March 12th Hearing in the Ninth Circuit Court for the Medicine Lake Highlands
Video from this hearing
The Threshold Question Never Asked
by Michelle Berditschevsky, Senior Conservation Consultant, MSBEC
Native Americans and environmentalists will come before the U.S. Court of Appeals for the Ninth Circuit on March 12th in San Francisco, to bring their case that energy leases were renewed illegally by federal agencies in 1998 for industrial development on national forest lands in the Medicine Lake Highlands, a near-pristine area about 30 miles northeast of Mount Shasta that has been designated a Native American Traditional Cultural District. The Native American and environmental plaintiffs claim that industrial energy development would desecrate and pollute the area and pose unacceptable risks to California’s largest fresh water aquifer. Contrary to the National Environmental Policy Act and other laws, the federal agencies never evaluated the threshold question of whether industrial geothermal development is even appropriate for this landscape.
The outcome of this hearing has huge implications not only for this spectacular remote landscape, but also for California’s waters and the Mount Shasta bioregion. The case may also set legal precedent regarding the ability of ordinary citizens and tribes to challenge how the government manages our public lands. On this date, a panel of three judges will hear the oral argument in the legal case brought by the Stanford Environmental Law Clinic on behalf of Native Tribes, the Mount Shasta Bioregional Ecology Center and Medicine Lake Citizens for Quality Environment.
Implications as a legal precedent
This case is about the way in which the Bureau of Land Management manages our public lands, specifically by committing those lands to decades of industrial geothermal development at the expense of other users and uses.
Our legal case asks three questions:
First, did BLM act lawfully under the Geothermal Steam Act (GSA) when it extended Calpine’s geothermal leases for 40 years? This question challenges whether Calpine met the due diligence requirements for lease renewals, and whether the minimal quantity of the geothermal resources produced at one well in one leased area justified renewing all of the leases over 60 square miles.
Second, was it legal to extend the leases without conducting review under the National Environmental Policy Act and the National Historic Preservation Act? If BLM can extend leases for another 40 years, without any public process and based on the very minimal review it did in the 1980s when there were no consultations with Tribes, is that level of compliance sufficient to commit public lands for a total of 60-70 years? This question is especially relevant in light of significant new information on cultural and environmental resources that was available and should have been considered at the time the leases were renewed in 1998.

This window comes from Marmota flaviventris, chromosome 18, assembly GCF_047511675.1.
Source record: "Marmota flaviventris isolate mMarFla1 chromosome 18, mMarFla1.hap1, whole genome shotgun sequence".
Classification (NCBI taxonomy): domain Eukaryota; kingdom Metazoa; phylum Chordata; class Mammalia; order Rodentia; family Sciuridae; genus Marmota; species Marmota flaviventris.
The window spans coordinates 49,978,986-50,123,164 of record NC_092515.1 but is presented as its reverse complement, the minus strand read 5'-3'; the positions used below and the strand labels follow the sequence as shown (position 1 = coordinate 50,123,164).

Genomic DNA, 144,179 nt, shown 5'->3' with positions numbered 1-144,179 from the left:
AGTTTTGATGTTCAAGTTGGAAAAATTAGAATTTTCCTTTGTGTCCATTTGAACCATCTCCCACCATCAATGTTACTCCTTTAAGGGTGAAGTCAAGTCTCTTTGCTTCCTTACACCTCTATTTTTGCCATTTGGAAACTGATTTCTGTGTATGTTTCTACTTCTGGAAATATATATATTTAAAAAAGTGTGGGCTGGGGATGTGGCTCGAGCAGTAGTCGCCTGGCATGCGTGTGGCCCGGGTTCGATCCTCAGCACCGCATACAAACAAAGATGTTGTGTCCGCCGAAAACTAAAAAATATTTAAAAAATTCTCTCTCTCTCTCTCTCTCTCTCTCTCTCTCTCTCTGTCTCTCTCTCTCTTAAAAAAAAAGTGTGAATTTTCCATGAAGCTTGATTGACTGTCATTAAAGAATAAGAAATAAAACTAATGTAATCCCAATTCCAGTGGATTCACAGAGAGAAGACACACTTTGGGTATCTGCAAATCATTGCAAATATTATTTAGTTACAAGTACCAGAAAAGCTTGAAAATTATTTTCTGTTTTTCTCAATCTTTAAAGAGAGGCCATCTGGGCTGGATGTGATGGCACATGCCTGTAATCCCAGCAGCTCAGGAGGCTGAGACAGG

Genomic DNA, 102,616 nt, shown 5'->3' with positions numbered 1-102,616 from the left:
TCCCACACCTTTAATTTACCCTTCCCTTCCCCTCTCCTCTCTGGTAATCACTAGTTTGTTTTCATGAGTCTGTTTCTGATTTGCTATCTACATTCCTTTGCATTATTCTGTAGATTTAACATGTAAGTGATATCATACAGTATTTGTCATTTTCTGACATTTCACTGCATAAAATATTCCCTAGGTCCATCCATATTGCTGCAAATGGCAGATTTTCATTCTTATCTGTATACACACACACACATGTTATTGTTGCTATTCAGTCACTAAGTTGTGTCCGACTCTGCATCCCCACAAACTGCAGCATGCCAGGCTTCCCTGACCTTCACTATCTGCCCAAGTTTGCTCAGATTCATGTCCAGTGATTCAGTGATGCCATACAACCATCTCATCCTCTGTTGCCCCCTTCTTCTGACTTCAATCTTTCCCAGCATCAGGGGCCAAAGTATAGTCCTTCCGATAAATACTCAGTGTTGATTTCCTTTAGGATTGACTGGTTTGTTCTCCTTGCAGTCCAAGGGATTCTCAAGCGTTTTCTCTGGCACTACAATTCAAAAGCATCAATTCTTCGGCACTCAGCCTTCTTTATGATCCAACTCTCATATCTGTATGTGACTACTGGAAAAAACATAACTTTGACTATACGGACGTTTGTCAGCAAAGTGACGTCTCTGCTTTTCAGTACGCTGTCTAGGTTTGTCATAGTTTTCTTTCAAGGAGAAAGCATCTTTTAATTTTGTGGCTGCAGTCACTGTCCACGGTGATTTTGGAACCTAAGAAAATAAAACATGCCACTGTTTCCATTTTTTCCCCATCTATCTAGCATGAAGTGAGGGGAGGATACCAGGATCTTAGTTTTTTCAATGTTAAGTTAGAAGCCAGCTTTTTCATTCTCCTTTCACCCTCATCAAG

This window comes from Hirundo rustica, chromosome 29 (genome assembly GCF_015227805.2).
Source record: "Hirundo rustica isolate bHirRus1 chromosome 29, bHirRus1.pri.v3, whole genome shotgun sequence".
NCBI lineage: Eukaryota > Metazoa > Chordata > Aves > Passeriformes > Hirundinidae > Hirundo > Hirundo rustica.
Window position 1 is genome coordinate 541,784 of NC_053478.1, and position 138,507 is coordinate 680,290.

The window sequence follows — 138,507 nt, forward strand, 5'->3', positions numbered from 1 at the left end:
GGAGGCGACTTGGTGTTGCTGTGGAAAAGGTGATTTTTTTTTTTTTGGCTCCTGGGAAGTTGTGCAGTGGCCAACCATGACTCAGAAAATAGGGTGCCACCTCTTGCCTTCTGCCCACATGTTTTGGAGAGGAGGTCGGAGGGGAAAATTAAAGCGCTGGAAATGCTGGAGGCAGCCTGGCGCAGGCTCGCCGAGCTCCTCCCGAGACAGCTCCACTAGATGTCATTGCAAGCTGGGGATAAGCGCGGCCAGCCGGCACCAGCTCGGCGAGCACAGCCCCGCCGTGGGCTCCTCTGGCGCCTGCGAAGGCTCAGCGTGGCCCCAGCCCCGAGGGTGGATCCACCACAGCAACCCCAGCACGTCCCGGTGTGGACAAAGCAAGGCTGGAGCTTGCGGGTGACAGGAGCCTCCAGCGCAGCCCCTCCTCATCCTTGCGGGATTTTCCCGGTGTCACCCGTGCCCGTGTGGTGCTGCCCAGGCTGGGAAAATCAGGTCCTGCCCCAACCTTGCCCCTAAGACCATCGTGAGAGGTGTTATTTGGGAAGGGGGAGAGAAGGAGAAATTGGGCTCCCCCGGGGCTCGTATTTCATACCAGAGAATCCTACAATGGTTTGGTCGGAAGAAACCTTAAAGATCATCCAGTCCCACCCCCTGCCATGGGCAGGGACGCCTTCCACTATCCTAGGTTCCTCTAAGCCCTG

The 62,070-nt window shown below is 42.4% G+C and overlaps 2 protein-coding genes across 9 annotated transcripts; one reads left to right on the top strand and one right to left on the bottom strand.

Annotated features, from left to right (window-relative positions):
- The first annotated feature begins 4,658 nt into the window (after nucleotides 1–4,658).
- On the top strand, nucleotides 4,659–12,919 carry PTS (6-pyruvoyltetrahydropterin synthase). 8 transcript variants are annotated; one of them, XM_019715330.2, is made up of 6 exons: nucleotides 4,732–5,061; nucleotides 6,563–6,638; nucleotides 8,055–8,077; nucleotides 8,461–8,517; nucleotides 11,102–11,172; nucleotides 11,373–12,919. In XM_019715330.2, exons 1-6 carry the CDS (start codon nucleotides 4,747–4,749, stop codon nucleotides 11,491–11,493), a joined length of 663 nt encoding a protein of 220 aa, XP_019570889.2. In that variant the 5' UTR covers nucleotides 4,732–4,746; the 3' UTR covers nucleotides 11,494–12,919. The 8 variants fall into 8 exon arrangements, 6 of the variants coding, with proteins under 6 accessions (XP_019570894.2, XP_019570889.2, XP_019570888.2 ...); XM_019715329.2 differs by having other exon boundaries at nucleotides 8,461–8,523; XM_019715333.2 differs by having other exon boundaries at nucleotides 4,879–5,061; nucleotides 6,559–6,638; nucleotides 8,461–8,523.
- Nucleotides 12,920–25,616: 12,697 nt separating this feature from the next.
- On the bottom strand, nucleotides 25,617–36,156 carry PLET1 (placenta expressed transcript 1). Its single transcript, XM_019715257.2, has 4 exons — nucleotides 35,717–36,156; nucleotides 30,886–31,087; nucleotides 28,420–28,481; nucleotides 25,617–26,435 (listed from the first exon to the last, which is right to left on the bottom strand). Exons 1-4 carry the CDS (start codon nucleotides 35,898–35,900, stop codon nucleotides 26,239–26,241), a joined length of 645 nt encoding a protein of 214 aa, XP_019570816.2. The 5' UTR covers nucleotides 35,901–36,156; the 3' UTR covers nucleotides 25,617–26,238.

The third question involves whether affected Native tribes and the public have statutory standing to challenge BLM’s compliance with our public land use management laws. To even ask this question seems absurd. How could tribes for whom this landscape has ancient spiritual and cultural value, landowners who will be directly affected by any development, and other citizens who rely on these lands for recreation and solitude not have standing to ask whether BLM’s decisions are the right ones? How could these public citizens not have standing to defend the integrity of public lands that have been designated as a Traditional Cultural District and are documented as having superlative environmental values and resources? The plaintiffs’ interests in this case are at the heart of the Geothermal Steam Act’s mandates, which direct BLM to manage lands for “multiple uses” and in “the public interest.” A decision agreeing with the government not only finds no support under the GSA or in the case law, it would mean that only Calpine could challenge BLM’s decisions (why would it do that?) and that public citizens do not have a say in how their government manages the lands those citizens collectively own and use.
These and no doubt many other questions will be raised at the hearing, and we will all be sitting on the edge of our seats witnessing how the arguments play out.
At the end of the hearing, the panel of three Ninth Circuit judges will take the case under advisement, and a decision can be expected within three to nine months, or perhaps even longer depending on the backlog of cases — a long time to be sitting on the edge of our seats!